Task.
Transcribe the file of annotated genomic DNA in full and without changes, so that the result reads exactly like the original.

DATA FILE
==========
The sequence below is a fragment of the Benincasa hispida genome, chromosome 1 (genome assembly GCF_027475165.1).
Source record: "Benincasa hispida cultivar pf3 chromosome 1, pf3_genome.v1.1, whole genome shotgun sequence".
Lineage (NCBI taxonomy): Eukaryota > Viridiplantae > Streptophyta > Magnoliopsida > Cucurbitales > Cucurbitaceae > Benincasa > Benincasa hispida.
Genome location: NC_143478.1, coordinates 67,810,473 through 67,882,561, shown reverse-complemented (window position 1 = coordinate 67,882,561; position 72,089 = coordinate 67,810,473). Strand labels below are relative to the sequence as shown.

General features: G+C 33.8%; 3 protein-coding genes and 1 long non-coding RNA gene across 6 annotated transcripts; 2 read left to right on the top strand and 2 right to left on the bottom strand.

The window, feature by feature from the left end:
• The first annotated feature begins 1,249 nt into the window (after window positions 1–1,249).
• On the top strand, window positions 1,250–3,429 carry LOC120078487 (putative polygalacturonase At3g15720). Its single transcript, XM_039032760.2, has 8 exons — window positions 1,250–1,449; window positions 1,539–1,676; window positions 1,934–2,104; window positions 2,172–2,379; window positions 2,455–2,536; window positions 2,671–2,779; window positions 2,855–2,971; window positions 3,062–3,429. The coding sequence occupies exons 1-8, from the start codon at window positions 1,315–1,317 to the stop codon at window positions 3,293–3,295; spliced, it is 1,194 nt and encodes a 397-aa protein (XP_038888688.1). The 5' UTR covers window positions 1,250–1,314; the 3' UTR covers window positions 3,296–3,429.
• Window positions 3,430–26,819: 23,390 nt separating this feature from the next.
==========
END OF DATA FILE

The sequence below is a fragment of the Benincasa hispida genome, chromosome 1 (genome assembly GCF_027475165.1).
Source record: "Benincasa hispida cultivar pf3 chromosome 1, pf3_genome.v1.1, whole genome shotgun sequence".
Lineage (NCBI taxonomy): Eukaryota > Viridiplantae > Streptophyta > Magnoliopsida > Cucurbitales > Cucurbitaceae > Benincasa > Benincasa hispida.
Genome location: NC_143478.1, coordinates 67,810,473 through 67,882,561, shown reverse-complemented (window position 1 = coordinate 67,882,561; position 72,089 = coordinate 67,810,473). Strand labels below are relative to the sequence as shown.

General features: G+C 33.8%; 3 protein-coding genes and 1 long non-coding RNA gene across 6 annotated transcripts; 2 read left to right on the top strand and 2 right to left on the bottom strand.

The window, feature by feature from the left end:
• The first annotated feature begins 1,249 nt into the window (after window positions 1–1,249).
• On the top strand, window positions 1,250–3,429 carry LOC120078487 (putative polygalacturonase At3g15720). Its single transcript, XM_039032760.2, has 8 exons — window positions 1,250–1,449; window positions 1,539–1,676; window positions 1,934–2,104; window positions 2,172–2,379; window positions 2,455–2,536; window positions 2,671–2,779; window positions 2,855–2,971; window positions 3,062–3,429. The coding sequence occupies exons 1-8, from the start codon at window positions 1,315–1,317 to the stop codon at window positions 3,293–3,295; spliced, it is 1,194 nt and encodes a 397-aa protein (XP_038888688.1). The 5' UTR covers window positions 1,250–1,314; the 3' UTR covers window positions 3,296–3,429.
• Window positions 3,430–26,819: 23,390 nt separating this feature from the next.